When typing answers in an edit-box of the TeX-LaTeX-StackExchange website, which is based on markdown, then from time to time I introduce control-sequence-tokens/sequences of inline-code not via nesting between backticks as in `\macro` but via nesting between HTML-tags <code> and </code> as in <code>\macro</code>. Usually this yields \macro, i.e., the leading backslash \ of the phrase \macro is present.

But when I do this with control-sequence-tokens whose name's first character is @, then the preceding backslash doesn't show up:

<code>\@currenvir</code> yields: @currenvir.

(The phrase \@currenvir is between HTML-tags <code> and </code> and as far as I know neither the backslash nor @ is a special/reserved character in HTML.)


Why does the preceding backslash not show up in the output at the TeX-LaTeX-StackExchange website if in my markdown/HTML-input it is trailed by @?

Am I overlooking some subtle rule regarding syntax of markdown-input or HTML-input or HTML-inside-markdown-input?
If not: Is this a bug?

In case things render differently on different browsers here is a screenshot of what I get when viewing with Chromium under Debian Linux:

enter image description here

  • 1
  • @samcarter_is_at_topanswers.xyz The answer in that link says that with <pre><code>...</code></pre> you need to encode html-entities yourself, but it doesn't specify which characters (besides characters that are special/reserved in HTML) need to be encoded/escaped. Commented Jul 2, 2021 at 18:01

1 Answer 1


The markdown backtick syntax does not only the formatting like the HTML <code> block, but it also escapes special characters, so a \ or a < or > have no special meaning. Inside a <code> block this escaping does not happen, so a backslash introduces an escape sequence. To have a backslash you need an escaped backslash, thus: <code>\\@currenvir</code>, which renders as \@currenvir. You can see the same thing with other non-alphanumeric characters like "!@#$%&*()_+=-'?/<> (in the source of this answer, all of those are preceded by a backslash).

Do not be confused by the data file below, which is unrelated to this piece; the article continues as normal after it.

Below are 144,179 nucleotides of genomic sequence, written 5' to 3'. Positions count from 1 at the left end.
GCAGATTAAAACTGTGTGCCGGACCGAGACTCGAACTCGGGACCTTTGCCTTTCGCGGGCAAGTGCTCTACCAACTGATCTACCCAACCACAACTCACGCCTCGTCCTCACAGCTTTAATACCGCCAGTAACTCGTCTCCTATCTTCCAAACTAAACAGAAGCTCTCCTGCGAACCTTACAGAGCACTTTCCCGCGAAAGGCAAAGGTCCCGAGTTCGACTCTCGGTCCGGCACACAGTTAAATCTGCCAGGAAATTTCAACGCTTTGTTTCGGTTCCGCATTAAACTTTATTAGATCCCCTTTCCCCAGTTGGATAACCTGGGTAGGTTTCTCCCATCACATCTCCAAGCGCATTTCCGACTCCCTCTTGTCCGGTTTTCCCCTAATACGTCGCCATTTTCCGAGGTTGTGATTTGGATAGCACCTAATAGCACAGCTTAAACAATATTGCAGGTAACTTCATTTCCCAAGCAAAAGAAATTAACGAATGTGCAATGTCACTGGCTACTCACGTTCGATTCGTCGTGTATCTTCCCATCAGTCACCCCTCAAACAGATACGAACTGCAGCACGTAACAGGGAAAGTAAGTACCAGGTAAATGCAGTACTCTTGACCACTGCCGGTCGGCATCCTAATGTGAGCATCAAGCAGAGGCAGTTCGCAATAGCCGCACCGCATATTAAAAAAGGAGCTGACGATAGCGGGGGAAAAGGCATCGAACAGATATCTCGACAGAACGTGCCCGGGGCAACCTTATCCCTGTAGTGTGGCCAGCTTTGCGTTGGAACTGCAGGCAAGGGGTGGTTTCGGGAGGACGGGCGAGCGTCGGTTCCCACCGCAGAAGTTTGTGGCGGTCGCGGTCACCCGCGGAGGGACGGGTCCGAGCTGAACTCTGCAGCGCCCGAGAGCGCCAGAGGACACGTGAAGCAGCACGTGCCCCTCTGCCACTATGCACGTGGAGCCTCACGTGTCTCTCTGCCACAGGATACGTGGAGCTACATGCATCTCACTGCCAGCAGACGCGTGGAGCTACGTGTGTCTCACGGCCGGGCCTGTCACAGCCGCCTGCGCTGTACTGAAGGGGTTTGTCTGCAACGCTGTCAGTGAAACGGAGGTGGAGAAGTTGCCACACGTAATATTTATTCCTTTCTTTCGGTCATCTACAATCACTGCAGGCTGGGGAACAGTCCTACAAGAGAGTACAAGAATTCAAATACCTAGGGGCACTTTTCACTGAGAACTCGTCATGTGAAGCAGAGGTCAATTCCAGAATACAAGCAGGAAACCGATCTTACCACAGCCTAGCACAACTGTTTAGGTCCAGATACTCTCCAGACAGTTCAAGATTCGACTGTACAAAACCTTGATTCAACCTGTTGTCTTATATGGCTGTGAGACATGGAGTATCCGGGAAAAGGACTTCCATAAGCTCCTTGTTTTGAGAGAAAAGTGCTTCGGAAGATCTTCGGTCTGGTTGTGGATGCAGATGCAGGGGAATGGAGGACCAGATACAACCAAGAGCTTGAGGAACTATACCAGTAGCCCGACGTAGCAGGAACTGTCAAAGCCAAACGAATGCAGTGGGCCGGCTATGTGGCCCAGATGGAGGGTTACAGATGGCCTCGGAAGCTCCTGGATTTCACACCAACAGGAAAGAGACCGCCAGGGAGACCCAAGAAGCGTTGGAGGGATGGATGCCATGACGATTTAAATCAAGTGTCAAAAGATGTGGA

That's also what you have to use when you want to type </code> outside of a backtick pair (or a markdown code block): <code>\</code\></code> renders as </code>, but without the backslashes it would render as  (an empty HTML <code> block, plus a stray </code>).

  • I am a bit confused now: Looking things up in HTML-reference I didn't find backslash to be a special character in HTML. But it is a special character in markdown. Does this mean with HTML inside markdown besides special html-characters you also need to escape special markdown-characters? Commented Jul 2, 2021 at 13:27
  • 2
    @UlrichDiez I believe so, yes. < and > are special for HTML, so you have to escape them (usually with &lt; and &gt;, but here \< and \> also work), but since the edit box for stackexchange is officially markdown, rather than HTML, it makes sense that the backslash is only special for markdown and needs escaping. Commented Jul 2, 2021 at 13:34

You must log in to answer this question.

Not the answer you're looking for? Browse other questions tagged .